March 08, 2005

What Really Fucking Pisses Me Off

I've heard it all the time in all sorts of avenues, from casual family conversation to comics and the Daily Show to CNN and the British press. And it makes me mad as hell.

It's when people act as though the Bush foreign policy vision of spreading democracy and worldwide liberty were simply discovered, first as a false pretense to invade Iraq and then again in the last few months after Iraqi elections and the aftereffects. Lies, deceptions, misinformation? No; more likely stupidity, ignorance and cynicism.

Point 1: Bush's AEI speech, just prior to the invasion of Iraq on February 28th, 2003. I watched it live at the time. In it, Bush said, inter alia, the following HIGHLY relevant nugget.

    A liberated Iraq can show the power of freedom to transform that vital region, by bringing hope and progress into the lives of millions. America's interests in security, and America's belief in liberty, both lead in the same direction: to a free and peaceful Iraq.
I'm suddenly overcome with the need to resort to childish, outdated sports-gloating phrases. "Booyah!"

Point 2: Bush's Address to the Australian Parliament, on October 22nd, 2003, shows the continuity of the same ideals.

    We seek the rise of freedom and self-government in Afghanistan and in Iraq for the benefit of their people, as an example to their neighbors, and for the security of the world...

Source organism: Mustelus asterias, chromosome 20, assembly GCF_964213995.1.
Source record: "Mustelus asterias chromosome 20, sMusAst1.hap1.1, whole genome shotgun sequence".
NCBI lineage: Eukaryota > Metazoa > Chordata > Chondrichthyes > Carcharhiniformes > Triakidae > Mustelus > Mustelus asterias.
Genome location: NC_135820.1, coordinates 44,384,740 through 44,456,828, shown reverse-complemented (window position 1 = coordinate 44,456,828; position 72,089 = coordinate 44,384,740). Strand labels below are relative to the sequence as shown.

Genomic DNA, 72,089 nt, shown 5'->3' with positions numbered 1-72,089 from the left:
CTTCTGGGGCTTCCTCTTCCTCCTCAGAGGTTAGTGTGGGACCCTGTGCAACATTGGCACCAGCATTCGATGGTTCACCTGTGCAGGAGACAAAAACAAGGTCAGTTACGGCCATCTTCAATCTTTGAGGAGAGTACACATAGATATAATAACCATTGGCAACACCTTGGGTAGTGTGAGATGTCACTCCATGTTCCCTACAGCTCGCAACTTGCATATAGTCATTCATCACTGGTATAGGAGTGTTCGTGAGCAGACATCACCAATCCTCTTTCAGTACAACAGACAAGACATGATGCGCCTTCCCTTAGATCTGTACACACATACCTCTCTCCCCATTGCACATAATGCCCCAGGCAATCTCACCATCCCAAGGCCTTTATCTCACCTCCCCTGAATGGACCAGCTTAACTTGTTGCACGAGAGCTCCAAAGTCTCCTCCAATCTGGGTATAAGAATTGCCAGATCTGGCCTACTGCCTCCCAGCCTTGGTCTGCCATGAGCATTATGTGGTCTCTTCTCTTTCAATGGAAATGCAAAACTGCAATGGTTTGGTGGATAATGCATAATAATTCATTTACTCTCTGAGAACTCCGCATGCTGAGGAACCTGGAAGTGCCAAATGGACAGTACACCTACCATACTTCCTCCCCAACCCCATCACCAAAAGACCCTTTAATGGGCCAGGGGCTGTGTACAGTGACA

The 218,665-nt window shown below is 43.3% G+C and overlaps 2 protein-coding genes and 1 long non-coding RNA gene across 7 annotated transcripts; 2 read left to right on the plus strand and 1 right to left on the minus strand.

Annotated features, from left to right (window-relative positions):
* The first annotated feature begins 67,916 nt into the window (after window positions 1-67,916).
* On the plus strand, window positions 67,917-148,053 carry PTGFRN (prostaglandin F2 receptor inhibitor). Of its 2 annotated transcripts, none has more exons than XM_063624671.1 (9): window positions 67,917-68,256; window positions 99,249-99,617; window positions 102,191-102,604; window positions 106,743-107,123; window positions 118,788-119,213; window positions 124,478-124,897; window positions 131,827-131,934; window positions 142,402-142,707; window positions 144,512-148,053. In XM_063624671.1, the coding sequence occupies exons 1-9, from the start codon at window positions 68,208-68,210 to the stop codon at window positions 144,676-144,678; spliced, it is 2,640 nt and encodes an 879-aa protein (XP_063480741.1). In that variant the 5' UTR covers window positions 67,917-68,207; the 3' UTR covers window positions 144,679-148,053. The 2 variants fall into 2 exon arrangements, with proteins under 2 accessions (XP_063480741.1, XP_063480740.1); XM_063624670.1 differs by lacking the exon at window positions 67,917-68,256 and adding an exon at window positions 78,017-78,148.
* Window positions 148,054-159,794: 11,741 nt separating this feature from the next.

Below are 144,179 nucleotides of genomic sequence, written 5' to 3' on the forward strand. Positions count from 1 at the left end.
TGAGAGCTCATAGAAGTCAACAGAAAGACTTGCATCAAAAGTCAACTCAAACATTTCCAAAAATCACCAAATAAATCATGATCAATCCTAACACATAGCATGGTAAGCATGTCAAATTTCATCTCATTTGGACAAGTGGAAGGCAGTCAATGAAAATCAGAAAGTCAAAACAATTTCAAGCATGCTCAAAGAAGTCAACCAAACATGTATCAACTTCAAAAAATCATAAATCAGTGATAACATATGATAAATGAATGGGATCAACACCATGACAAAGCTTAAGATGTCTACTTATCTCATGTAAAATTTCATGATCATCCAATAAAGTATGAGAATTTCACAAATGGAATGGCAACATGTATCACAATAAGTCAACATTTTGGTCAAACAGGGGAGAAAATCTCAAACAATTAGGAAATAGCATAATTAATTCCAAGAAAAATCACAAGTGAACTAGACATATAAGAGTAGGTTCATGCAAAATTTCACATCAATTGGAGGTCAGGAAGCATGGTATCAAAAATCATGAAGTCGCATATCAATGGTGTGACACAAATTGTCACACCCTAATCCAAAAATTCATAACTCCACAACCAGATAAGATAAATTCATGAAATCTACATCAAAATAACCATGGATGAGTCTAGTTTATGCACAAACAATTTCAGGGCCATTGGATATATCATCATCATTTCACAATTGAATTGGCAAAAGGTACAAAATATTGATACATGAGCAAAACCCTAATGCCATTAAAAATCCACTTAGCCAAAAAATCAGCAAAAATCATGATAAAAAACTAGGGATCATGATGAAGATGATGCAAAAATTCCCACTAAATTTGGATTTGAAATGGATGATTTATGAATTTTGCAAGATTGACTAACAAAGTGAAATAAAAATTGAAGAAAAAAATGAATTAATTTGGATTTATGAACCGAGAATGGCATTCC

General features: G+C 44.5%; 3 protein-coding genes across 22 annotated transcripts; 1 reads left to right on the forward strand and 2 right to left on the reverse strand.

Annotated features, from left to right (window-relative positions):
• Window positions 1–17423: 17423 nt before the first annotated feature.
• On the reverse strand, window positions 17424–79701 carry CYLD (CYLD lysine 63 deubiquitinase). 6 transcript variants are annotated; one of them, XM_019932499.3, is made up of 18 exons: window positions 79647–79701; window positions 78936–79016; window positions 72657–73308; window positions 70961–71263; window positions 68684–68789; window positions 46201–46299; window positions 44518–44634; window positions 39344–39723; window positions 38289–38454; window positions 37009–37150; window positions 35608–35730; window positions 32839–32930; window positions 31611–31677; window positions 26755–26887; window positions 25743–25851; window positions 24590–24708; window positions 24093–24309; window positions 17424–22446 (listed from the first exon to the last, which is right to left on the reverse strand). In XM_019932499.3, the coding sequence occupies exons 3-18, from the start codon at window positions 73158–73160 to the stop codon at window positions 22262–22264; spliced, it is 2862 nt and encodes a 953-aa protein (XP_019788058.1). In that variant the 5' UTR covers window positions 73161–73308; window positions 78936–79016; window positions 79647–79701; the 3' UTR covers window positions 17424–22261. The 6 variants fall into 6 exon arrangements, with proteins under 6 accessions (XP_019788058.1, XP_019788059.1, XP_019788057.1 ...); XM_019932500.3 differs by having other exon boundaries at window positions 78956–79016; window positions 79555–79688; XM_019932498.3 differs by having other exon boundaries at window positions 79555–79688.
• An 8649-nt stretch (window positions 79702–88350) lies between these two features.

Some are skeptical about the prospects for democracy in the Middle East, and wonder if its culture can support free institutions. In fact, freedom has always had its skeptics. Some doubted that Japan and other Asian countries could ever adopt the ways of self-government. The same doubts have been heard at various times about Germans and Africans. At the time of the Magna Carta, the English were not considered the most promising recruits for democracy. (Laughter.) And to be honest, sophisticated observers had serious reservations about the scruffy travelers who founded our two countries. (Laughter.) Every milestone of liberty was considered impossible before it was achieved. In our time, we must decide our own belief: Either freedom is the privilege of an elite few, or it is the right and capacity of all humanity. (Hear, hear.)

    By serving our ideals, we also serve our interests. If the Middle East remains a place of anger and hopelessness and incitement, this world will tend toward division and chaos and violence. Only the spread of freedom and hope in the Middle East in the long-term will bring peace to that region and beyond. And the liberation of more than 50 million Iraqis and Afghans from tyranny is progress to be proud of. (Hear, hear.)
Point 3: Bush's 2003 State of the Union of January 28th does not have a wealth of information on the subject, but contains important broad overtones of the same subject.

    America is a strong nation, and honorable in the use of our strength. We exercise power without conquest, and we sacrifice for the liberty of strangers.
    Americans are a free people, who know that freedom is the right of every person and the future of every nation. The liberty we prize is not America's gift to the world, it is God's gift to humanity. (Applause.)
Point 4: Bush's 2004 State of the Union of January 20th